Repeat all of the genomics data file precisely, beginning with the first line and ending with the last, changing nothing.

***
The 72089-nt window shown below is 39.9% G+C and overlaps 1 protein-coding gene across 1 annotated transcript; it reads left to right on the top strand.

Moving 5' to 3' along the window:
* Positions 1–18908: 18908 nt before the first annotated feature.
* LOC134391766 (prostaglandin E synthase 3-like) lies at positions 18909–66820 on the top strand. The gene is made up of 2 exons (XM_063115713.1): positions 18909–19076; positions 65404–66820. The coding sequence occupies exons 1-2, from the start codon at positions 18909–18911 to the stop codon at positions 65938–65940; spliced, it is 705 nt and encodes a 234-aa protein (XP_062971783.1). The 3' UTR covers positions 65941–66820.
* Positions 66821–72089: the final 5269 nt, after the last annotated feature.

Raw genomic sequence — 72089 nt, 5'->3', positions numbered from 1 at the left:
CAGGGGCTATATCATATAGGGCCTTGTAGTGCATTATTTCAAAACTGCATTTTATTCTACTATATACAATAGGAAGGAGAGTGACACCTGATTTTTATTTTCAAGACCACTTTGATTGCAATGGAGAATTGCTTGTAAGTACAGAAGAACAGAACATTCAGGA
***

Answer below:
The 72089-nt window shown below is 39.9% G+C and overlaps 1 protein-coding gene across 1 annotated transcript; it reads left to right on the top strand.

Moving 5' to 3' along the window:
* Positions 1–18908: 18908 nt before the first annotated feature.
* LOC134391766 (prostaglandin E synthase 3-like) lies at positions 18909–66820 on the top strand. The gene is made up of 2 exons (XM_063115713.1): positions 18909–19076; positions 65404–66820. The coding sequence occupies exons 1-2, from the start codon at positions 18909–18911 to the stop codon at positions 65938–65940; spliced, it is 705 nt and encodes a 234-aa protein (XP_062971783.1). The 3' UTR covers positions 65941–66820.
* Positions 66821–72089: the final 5269 nt, after the last annotated feature.

Raw genomic sequence — 72089 nt, 5'->3', positions numbered from 1 at the left:
CAGGGGCTATATCATATAGGGCCTTGTAGTGCATTATTTCAAAACTGCATTTTATTCTACTATATACAATAGGAAGGAGAGTGACACCTGATTTTTATTTTCAAGACCACTTTGATTGCAATGGAGAATTGCTTGTAAGTACAGAAGAACAGAACATTCAGGA